Washington Child Custody & Washington Child Support
UPDATED: February 27, 2020
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Just as family courts do around the nation, Washington family courts will always advocate for the best interests of the children involved in a divorce. The courts will strongly encourage the parents to work together to develop a parenting agreement that accounts for those interests of the children, and not their own. Ultimately, if the parents are unable to amicably come to such an agreement, Washington courts will step in to decide custody, support, and visitation issues. The following topics discuss laws governing Washington child custody and Washington child support.
Washington Child Custody:
The courts always make the custody award based on the best interests of the children. Each petition for dissolution that is filed must also include a comprehensive and detailed Permanent Parenting Plan, the objective of which is to minimize the trauma to the child that is inherent in marriage dissolution, and the provisions of which must detail how the plan supports the childï¿½s best interests in the areas of school, physical care, traveling expenses, individual parental authority, and residence options and rules. The agreement must be voluntary so that one parentï¿½s failure to comply with it doesnï¿½t legally affect its validity as applied to the other parent, and so that the court can faithfully approve proper agreements.
Residence options are typically restricted at the courtï¿½s discretion, with frequent alternations between parentsï¿½ residences being discouraged. The exceptions to this general rule are situations where abuse, abandonment, or harm are evident risks to the child, and also where both parties can demonstrate a solid record of cooperation and effective parenting performance despite or even because of the alternation.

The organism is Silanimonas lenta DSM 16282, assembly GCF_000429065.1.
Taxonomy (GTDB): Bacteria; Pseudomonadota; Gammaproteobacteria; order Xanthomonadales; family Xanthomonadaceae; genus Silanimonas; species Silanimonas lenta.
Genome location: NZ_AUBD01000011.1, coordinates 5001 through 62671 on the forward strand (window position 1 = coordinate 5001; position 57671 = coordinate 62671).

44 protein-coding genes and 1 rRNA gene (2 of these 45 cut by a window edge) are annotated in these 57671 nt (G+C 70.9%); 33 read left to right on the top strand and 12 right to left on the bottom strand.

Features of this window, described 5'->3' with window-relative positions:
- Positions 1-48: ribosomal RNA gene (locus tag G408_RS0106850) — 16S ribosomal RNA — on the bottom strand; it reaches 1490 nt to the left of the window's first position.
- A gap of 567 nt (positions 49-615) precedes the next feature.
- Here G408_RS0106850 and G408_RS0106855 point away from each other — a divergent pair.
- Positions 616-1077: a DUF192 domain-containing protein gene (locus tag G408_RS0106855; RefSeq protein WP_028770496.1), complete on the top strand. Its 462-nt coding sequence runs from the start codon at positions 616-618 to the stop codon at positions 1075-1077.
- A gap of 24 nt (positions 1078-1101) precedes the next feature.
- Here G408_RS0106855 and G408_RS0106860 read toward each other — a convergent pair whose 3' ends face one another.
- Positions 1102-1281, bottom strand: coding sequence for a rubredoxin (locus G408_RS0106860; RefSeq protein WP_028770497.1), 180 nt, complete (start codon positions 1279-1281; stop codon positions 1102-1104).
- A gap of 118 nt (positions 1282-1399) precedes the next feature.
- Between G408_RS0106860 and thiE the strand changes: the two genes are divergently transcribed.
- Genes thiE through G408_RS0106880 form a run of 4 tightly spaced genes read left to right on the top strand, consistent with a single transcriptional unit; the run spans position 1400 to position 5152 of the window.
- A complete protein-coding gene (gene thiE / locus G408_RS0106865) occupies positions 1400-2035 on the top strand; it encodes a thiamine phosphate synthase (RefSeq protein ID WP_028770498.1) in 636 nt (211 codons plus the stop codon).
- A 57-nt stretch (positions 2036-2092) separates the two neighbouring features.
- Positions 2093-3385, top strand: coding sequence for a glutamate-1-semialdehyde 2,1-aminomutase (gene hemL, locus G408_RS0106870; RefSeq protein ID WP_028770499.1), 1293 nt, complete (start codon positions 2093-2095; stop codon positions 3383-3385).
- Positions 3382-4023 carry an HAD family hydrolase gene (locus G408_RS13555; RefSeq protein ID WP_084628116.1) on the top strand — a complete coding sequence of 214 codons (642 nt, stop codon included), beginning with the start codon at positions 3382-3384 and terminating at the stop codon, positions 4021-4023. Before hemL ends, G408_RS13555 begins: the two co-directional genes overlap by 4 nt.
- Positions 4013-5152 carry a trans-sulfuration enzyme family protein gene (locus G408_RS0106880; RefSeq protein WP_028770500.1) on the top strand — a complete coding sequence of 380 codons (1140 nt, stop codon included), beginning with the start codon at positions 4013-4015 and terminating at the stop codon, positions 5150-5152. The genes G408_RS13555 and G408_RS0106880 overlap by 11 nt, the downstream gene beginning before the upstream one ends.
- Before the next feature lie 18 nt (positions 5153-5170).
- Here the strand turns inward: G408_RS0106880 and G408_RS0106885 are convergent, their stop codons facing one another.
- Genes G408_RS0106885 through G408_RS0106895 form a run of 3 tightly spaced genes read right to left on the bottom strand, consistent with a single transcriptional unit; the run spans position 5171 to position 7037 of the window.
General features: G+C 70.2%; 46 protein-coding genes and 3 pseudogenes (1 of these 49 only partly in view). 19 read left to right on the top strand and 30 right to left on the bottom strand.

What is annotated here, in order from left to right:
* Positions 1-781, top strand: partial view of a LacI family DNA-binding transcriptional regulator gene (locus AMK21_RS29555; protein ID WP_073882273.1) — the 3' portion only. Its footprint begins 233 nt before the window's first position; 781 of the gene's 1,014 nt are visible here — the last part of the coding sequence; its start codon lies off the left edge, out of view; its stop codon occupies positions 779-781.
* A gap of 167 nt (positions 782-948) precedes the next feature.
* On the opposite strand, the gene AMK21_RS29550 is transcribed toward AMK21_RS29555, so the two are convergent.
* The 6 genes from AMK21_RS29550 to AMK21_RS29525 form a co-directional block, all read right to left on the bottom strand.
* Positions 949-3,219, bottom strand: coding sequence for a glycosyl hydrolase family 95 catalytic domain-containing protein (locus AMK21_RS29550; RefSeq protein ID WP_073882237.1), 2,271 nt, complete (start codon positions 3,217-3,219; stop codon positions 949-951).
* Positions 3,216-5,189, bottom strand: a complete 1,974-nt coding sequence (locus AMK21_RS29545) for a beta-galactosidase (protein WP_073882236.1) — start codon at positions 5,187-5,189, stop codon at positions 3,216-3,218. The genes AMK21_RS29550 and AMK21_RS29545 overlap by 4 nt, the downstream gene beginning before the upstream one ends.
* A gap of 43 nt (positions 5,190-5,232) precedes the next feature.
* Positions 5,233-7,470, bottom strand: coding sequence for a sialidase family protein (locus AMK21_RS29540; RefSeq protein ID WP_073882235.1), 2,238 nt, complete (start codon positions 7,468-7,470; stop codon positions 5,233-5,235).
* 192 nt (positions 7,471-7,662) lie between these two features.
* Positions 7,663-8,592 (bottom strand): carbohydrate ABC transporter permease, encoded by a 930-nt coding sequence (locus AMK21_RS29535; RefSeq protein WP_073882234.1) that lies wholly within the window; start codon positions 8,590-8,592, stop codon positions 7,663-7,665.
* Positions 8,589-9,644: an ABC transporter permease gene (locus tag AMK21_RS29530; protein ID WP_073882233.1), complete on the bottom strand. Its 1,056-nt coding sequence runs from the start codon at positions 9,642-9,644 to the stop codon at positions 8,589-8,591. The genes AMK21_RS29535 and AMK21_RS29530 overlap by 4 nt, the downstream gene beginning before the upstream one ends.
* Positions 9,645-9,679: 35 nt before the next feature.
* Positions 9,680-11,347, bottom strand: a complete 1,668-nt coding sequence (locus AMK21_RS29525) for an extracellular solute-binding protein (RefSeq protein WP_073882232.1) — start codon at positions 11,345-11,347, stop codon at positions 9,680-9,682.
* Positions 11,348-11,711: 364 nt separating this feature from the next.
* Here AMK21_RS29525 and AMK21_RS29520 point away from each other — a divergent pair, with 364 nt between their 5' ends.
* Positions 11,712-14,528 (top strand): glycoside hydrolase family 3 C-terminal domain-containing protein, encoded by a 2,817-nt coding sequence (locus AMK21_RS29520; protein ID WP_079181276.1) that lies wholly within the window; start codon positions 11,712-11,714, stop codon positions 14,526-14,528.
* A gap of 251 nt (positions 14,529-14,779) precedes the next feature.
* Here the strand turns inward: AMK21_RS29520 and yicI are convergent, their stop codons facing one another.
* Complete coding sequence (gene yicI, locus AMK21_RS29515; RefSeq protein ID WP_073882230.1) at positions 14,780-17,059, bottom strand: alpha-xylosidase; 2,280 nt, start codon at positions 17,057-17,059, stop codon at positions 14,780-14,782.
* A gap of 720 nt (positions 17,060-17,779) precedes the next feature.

Washington Child Support:
Child support in Washington is determined in accordance with the ï¿½Income Shares Modelï¿½ for child support, where each parentï¿½s income is considered in relative proportion. The support amounts calculated from each parent then help decide which parent must pay the other in order to maintain this proportion and provide for the needs of the child.
These guidelines are not always followed, but a decision to follow a different standard will require supportive evidence showing 1) all the factors that affect the partiesï¿½ financial obligations in a different manner, and 2) how applying a different standard will more effectively preserve the best interests of the child.
Of course, a lawyer can help understand more thoroughly your rights and responsibilities in terms of raising children after divorce. A lawyer will also serve as your advocate and/or counsel when negotiating a parenting agreement. You can find a lawyer at:
Washington Divorce/Child Support/Child Custody Lawyers:
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